Tamar and I celebrated Jim's departure by watching the five-hour Pride and Prejudice and eating food that Jim doesn't like much. The first night and first DVD Tamar cooked pork tenderloin with blueberry chipotle sauce, which was to die for, and the second night and second DVD I did a lamb roast. Heh.
I was alone only until Tuesday, when a friend came to crash here. She has a lot of friends here so she was out a lot which made her an almost perfect guest. I would have liked for the two of us to have more time together, but that also makes it perfect because we didn't get tired of each other at all. It wasn't entirely her schedule: I picked the wrong nights to be out myself, at dinner and a movie with Zac, and she left this morning, after I'd already gone out for brunch with Tamar and her visiting sister, Ani. Which made me feel a little bad. So it goes. We did have a nice brunch, then went to the Seattle Art Museum to see a medieval art exhibit they had on, then went grocery shopping to pick up a few quick things and I've been home since.
I've also been on an Austen binge since Pride and Prejudice, having since watched Emma and Mansfield Park, and now I'm re-reading Mansfield Park.
Another bit of interesting news, is remember Jim's niece Devin just visited Seattle? Well, she liked it so much she applied for a job here and got it, and now she's moving out to Seattle in August. Very exciting.
last week's thinking and doing § next week's thinking and doing
We picked up the new Patti Smith album, Trampin'. It got a rave review in Mojo, so I've really been looking forward to it, but I have to say that so far I'm disappointed. It doesn't have quite the spark and individuality of say, Gone Again. I fear to say it's clichéd but it veers in that direction for me, both in sound and lyrically. I hope further listenings will change my mind.
last week's listening § next week's listening
On the plane to Turkey I re-read Orson Scott Card's amazing novel, Songmaster, because Christina had remembered being impressed with it some years ago and wanted a copy so I brought mine for her. I remembered liking it a lot, too, so I decided to read it before giving it to her. It's the story of a young profoundly gifted singer in a society where such singers are the most highly prized and are assigned only to extremely special people. Much to the surprise of the people who assign the singers, the emperor not only wants a singer but is worthy of one. This young singer has to be prepared to be able to handle both the burden of his gift and the world he will live in. This is the story of his training, what happens to him as the companion to the emporer, and after the emperor's death. A profound and moving tale with lots of philosophical issues to mull over. Especially with Christina to prompt me to do so.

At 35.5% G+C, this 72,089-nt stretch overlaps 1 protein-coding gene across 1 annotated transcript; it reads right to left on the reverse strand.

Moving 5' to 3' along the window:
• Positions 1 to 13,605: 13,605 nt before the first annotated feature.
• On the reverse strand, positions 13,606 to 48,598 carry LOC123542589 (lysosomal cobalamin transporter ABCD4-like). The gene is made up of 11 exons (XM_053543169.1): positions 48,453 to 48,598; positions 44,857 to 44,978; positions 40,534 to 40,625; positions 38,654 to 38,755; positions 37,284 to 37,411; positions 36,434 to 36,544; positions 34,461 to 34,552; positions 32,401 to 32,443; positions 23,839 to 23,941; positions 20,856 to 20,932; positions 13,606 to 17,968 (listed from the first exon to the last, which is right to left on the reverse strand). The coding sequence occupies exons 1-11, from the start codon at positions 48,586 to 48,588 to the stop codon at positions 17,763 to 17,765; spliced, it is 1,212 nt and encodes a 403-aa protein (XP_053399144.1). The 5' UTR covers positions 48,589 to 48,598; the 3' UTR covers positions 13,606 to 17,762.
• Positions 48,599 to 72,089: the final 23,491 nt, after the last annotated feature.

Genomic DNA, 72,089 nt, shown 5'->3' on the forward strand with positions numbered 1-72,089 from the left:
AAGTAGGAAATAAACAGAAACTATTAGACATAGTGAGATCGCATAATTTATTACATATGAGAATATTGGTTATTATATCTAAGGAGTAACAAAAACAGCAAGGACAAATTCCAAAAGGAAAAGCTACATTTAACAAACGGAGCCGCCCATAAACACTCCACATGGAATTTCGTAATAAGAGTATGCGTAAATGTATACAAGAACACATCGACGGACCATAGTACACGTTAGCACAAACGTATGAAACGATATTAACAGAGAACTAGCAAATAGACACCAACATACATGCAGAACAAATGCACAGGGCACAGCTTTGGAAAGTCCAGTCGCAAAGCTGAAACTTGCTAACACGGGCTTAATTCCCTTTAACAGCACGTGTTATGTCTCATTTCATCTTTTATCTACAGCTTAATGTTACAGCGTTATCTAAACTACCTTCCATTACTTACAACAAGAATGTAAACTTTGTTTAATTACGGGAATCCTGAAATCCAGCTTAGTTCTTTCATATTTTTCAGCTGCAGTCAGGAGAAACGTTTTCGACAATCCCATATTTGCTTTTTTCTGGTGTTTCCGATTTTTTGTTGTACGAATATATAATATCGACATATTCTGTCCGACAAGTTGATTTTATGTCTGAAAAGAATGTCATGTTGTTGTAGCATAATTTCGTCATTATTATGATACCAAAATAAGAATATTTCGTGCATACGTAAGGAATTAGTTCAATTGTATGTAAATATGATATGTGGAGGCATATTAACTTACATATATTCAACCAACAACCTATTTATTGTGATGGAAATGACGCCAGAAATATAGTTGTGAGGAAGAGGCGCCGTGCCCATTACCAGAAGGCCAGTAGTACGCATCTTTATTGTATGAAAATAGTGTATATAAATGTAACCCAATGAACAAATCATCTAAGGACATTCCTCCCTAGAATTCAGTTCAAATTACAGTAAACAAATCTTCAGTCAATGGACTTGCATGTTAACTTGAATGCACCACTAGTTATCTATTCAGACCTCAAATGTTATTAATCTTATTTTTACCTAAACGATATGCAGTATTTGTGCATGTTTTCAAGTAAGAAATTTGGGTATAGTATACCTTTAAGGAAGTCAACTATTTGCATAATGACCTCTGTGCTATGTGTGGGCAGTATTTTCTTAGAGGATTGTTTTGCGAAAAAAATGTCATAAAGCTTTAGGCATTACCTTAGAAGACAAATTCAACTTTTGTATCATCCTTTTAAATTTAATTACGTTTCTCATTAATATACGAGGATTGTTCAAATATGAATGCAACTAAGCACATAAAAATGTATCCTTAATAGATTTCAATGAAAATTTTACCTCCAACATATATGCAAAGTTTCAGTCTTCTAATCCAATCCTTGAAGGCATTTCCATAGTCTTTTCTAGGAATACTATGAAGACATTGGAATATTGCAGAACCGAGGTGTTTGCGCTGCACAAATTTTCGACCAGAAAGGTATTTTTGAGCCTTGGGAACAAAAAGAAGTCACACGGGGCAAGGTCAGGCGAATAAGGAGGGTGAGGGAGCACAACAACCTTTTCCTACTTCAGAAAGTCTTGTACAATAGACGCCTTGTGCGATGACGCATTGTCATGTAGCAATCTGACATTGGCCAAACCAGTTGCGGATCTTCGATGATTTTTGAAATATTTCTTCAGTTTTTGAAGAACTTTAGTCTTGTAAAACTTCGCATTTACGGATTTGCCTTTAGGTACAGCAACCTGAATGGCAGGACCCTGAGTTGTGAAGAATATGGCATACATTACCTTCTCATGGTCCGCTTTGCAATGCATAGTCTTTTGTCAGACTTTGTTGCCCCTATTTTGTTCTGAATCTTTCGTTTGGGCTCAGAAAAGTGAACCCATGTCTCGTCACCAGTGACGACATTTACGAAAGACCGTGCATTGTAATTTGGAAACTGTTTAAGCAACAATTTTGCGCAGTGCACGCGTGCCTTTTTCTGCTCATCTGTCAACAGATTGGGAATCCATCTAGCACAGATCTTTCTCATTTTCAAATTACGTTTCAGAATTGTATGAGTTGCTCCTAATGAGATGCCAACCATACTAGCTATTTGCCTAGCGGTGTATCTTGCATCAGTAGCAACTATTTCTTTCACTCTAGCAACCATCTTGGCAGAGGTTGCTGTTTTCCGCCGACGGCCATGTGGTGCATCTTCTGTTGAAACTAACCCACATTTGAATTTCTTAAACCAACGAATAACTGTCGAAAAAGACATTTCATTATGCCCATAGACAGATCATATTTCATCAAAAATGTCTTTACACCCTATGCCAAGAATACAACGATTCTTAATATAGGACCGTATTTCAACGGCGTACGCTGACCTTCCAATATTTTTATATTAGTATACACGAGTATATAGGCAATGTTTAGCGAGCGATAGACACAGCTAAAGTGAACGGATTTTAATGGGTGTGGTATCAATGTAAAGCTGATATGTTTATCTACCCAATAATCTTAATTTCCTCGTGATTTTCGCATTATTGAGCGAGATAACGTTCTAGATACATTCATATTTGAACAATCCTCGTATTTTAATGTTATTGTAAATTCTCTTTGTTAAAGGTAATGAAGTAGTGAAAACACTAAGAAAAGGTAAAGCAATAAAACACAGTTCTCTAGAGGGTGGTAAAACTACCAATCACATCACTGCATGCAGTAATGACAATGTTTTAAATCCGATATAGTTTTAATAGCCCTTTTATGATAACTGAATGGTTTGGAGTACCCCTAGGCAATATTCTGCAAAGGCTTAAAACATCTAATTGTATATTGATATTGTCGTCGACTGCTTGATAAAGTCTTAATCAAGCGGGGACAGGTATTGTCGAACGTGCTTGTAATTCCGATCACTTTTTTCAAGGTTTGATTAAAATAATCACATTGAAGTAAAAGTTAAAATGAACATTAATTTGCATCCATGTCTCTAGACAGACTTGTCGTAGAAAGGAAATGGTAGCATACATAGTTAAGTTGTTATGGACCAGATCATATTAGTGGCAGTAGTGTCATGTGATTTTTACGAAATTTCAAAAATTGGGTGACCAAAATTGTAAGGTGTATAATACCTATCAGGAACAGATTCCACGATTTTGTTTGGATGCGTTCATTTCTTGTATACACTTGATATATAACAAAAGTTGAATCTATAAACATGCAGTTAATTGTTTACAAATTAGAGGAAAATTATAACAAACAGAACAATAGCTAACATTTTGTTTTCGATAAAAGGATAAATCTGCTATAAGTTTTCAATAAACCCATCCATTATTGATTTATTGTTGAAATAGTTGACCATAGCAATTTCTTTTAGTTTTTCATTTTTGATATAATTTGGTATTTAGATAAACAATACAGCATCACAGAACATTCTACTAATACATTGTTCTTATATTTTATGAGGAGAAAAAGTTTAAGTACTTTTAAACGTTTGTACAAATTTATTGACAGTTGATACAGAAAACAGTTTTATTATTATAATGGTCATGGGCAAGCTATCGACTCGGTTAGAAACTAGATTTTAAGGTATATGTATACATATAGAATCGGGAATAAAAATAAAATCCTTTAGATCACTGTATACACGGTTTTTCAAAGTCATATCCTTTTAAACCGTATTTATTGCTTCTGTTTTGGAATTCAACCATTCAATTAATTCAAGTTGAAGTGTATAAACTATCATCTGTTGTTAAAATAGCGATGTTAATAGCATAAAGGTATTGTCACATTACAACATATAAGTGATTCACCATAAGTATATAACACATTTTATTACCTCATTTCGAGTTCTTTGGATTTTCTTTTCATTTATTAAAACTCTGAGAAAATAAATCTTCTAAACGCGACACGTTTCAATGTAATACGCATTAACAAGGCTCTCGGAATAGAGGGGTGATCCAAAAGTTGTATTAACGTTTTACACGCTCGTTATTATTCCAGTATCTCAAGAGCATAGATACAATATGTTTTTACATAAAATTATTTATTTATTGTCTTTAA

While travelling in Turkey I read Iain Banks Consider Phlebas, which was very much not what I thought it would be. I thought it would be a difficult, philosophical space novel. Instead it was a space opera and actually rather superficial. I'm not so sure now what it is exactly what people like so much about Iain Banks, though that probably isn't fair to say on the basis of only one of his novels. Though some have named this one as his best. In any chase, it's the story of a Changer, a man of a race which can use a combination of biology and technology to assume other shapes. He is caught up part of a huge, long space war between the amorphous, huge cluster of the Culture, ad group of humanoid races who are protected by AI and technology and their profound belief in its superiority and a warlike race. He's against the Culture: finds its smugness annoying and prefers the straightforward aggression of the non-humanoid race. In a rather picaresque-feeling manner he attempts to get to a planet where one of the Culture's strongest AI is hiding itself in order to capture it for the other side. I confess I did like the Epilogue to this novel a lot, but it could have had so much more a zing if the novel hadn't seemed so scattered and picaresque.